During that decade Osborne made his best-remembered acting appearance, lending gangster Cyril Kinnear a sense of civil menace in Get Carter (1971). Later, he appeared in Tomorrow Never Comes (1978), as an actor, and Flash Gordon (1980).

Osborne had a turbulent nine-year marriage to the actress Jill Bennett, whom he came to loathe. Their marriage degenerated into mutual abuse and insult with Bennett goading Osborne, calling him "impotent" and "homosexual" in public as early as 1971. This was cruelty which Osborne reciprocated, turning his feelings of bitterness and resentment about his waning career onto his wife. Bennett's suicide in 1990 is generally believed to have been a result of Osborne's rejection of her. He said of Bennett, "She was the most evil woman I have come across", and showed open contempt for her suicide.


John Osborne's plays in the 1970s included West of Suez which starred Ralph Richardson, A Sense of Detachment, first produced at the Royal Court in 1972, and the disappointing Watch It Come Down, first produced at the National Theatre, starring Frank Finlay.


Both A Patriot For Me and The Hotel in Amsterdam (1968) won Evening Standard Best Play of the Year awards. The latter play features three showbiz couples in a hotel suite, having fled a tyrannical and unpleasant movie producer, referred to as "K.L." John Heilpern confirms the rumour that "K.L." was in fact a portrait of Tony Richardson, seen through Osborne's eyes. Laurie, a screenwriter, a role created by Paul Scofield, is a self-portrait: Osborne at mid-career.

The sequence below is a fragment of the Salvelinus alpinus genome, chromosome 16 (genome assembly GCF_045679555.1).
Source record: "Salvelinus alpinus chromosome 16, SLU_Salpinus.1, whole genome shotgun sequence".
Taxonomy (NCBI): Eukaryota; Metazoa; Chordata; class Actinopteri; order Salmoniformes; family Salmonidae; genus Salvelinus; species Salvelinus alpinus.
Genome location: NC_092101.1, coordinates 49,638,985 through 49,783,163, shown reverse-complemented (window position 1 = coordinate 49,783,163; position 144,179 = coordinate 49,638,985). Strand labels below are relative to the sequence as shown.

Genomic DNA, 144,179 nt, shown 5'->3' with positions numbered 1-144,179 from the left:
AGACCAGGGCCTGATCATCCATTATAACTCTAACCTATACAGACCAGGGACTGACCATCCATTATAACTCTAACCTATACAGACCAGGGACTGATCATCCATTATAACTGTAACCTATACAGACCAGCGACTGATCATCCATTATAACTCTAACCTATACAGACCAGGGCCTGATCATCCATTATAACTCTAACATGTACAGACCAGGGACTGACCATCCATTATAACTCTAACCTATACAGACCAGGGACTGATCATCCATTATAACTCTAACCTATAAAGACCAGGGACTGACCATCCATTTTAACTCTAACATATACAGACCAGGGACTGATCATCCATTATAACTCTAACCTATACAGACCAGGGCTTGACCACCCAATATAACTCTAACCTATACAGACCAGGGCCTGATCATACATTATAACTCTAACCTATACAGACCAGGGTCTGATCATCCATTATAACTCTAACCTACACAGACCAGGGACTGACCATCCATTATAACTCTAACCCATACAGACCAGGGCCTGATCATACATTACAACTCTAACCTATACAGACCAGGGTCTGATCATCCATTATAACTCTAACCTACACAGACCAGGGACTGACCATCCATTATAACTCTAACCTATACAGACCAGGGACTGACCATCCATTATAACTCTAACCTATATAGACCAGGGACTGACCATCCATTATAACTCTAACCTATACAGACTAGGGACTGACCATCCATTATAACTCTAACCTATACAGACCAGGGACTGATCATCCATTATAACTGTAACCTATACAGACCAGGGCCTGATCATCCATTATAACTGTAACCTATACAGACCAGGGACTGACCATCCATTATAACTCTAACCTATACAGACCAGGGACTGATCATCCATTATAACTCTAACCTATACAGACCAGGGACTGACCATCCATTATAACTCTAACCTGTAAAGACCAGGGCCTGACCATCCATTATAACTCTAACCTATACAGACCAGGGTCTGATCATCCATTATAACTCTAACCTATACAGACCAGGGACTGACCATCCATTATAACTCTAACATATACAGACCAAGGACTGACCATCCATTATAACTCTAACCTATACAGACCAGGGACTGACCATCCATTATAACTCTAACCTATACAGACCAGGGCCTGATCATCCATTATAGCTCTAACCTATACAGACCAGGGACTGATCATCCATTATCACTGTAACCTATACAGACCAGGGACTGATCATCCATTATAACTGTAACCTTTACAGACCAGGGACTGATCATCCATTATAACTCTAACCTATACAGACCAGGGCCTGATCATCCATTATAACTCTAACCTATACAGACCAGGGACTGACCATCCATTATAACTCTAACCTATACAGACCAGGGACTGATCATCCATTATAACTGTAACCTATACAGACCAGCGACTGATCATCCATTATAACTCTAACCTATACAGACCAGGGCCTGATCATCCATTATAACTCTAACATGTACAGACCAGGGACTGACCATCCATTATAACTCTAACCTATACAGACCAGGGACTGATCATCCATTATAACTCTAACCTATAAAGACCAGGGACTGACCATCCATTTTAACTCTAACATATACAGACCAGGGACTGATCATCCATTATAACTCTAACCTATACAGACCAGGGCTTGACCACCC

Luther, depicting the life of Martin Luther, the archetypal rebel of an earlier century, was first performed in 1961; it transferred to Broadway and won Osborne a Tony Award. Inadmissible Evidence was first performed in 1964. In between these plays, Osborne won an Oscar for his 1963 screenplay adaptation of Tom Jones. A Patriot for Me (1965) drawing on the Austrian Redl case, is a tale of turn-of-the-century homosexuality and espionage which helped to end (along with Saved by Edward Bond) the system of theatrical censorship under the Lord Chamberlain.


Osborne began placing his papers at the Harry Ransom Center at the University of Texas in Austin in the 1960s, with additions made throughout his life and by relatives in the years after his death. The primary archive is over 50 boxes and includes typescripts and manuscripts for all of his works, correspondence, newspaper and magazine articles, scrapbooks, posters, programmes, and business documents.


The play became an enormous commercial success, transferring to the West End and Broadway,and touring to Moscow. A film version was released in May 1959 with Richard Burton and Mary Ure in the leading roles. The play turned Osborne from a struggling playwright into a wealthy and famous angry young man and won him the Evening Standard Drama Award as the most promising playwright of 1956.